Even though Longman’s time with the Rams has come and gone, it’s clear that the legacy she’s leaving behind will be a memorable one.
From the moment she joined the program, Longman’s presence on the court was obvious as she earned multiple honors, including an OUA All-Rookie team selection, Ryerson’s RSU Female Rookie of the Year and an OUA East Libero of the Year award, during her five-year career.
For Longman, the big adjustment in university wasn’t on the court, but in the classroom.
“The pace and speed of the game is a bit faster, but when I was in high school how I was doing academically wouldn’t affect me starting on my club team,” she said. “But once I showed up [to Ryerson], Dustin [Reid, the Rams’ head coach] made it clear that I would have to prove myself in the classroom before I prove myself on the court.”
While enrolled in the economics and finance program, Longman struggled with school and late in her second year at Ryerson decided it would be best to switch majors.
“I was coming here to play volleyball, but the program I was in allowed me to take Child and Youth Care electives, so I took the intro class and I began to take more and more CYC classes with the hopes of switching majors.”
The program switch for Longman opened her eyes to a whole new world.
“Being in that field and learning about the realities of the world we live in, I know that I’m very fortunate with my opportunities at Ryerson and having the chance to give back was something I wanted to do”
Longman wanted to start making a difference during her time at Ryerson and she would do just that by establishing an initiative.
Longman walked into the Ryerson Athletics Volunteer Experience (RAVE) office and tabled the idea for a humanitarian trip. And thanks to the hard work of herself and others, in 2016 Longman and eight other Ryerson athletes spent one week in Peru to help build a school within the Pachacutec community in Lima.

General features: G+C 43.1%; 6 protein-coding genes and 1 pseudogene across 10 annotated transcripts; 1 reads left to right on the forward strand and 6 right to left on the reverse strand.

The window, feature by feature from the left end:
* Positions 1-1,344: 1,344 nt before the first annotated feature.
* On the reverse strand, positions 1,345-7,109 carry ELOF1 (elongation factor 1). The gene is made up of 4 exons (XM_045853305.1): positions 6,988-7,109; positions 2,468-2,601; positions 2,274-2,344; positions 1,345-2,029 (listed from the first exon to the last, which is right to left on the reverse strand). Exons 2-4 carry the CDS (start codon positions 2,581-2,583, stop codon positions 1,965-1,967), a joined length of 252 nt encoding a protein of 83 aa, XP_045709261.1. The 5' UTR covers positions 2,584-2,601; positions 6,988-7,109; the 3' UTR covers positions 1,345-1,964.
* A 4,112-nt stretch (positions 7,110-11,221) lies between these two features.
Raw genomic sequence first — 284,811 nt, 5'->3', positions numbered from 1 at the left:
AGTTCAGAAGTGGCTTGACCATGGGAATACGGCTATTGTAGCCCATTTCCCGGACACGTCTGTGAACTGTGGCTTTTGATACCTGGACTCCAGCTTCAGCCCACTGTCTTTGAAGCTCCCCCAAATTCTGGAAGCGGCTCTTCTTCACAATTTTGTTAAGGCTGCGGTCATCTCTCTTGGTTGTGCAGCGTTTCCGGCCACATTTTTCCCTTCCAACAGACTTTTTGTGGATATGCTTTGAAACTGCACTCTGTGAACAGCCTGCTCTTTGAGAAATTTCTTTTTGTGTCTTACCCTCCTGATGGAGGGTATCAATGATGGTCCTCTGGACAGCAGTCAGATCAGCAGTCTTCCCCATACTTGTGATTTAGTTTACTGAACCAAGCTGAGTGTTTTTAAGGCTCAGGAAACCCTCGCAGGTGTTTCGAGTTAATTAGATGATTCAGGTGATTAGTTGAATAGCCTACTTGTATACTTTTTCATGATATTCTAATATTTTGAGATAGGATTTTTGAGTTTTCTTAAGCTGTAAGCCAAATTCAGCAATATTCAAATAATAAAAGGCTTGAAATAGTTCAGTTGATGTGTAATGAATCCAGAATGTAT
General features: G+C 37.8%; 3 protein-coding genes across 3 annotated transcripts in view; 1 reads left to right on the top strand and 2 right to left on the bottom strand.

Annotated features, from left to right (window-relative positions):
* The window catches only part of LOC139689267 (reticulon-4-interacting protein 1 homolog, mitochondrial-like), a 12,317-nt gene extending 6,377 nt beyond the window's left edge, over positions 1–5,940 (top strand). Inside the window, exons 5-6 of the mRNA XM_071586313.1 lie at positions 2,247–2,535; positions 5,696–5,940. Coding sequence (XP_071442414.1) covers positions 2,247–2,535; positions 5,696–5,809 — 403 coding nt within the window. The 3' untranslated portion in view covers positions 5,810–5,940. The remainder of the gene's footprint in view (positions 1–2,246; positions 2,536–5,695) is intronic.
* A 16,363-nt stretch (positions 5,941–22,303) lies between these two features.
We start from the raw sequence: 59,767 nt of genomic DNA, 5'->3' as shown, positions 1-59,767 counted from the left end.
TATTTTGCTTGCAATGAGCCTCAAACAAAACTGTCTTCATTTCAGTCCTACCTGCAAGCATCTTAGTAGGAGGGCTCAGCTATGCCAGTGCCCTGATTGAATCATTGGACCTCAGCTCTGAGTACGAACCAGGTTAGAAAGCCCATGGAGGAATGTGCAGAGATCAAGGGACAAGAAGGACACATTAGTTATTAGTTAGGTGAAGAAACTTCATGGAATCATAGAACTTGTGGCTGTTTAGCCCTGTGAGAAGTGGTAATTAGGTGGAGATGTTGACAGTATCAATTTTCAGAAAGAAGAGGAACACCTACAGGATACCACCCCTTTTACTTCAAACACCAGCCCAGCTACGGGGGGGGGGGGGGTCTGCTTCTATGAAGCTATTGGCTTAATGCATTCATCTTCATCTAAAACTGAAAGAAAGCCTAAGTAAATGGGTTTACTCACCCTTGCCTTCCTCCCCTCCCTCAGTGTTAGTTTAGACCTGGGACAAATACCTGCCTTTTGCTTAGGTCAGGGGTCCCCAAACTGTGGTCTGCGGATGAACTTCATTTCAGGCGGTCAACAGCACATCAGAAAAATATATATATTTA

The trip was such a success that the following year, Longman and six athletes made a trip to Cambodia for two weeks to volunteer at local schools to help run sports programs and provide daycare for mothers with young children so they were able to work.
This spring, Longman will be busy planning another big event, but this one will be for family, friends and whoever else she wants, because it’s going to be her wedding.
Longman and her fiancé are wasting no time and will tie the knot just 9 months after getting engaged.
“We’re doing an outdoors type thing on the water and we didn’t want to wait until next summer, because I’m a very impatient person and don’t like waiting for anything,” she said happily.
With marriage on the way, Longman and her fiancé are looking to expand their family by adding another member.
“I wouldn’t mind a mini me and a mini him running around,” she laughed. “We’re getting a puppy in a few weeks first though.”
As of now, the future for Longman is yet to be determined.
But, if her five years at Ryerson have proven anything, it’s that whatever comes next will be something special.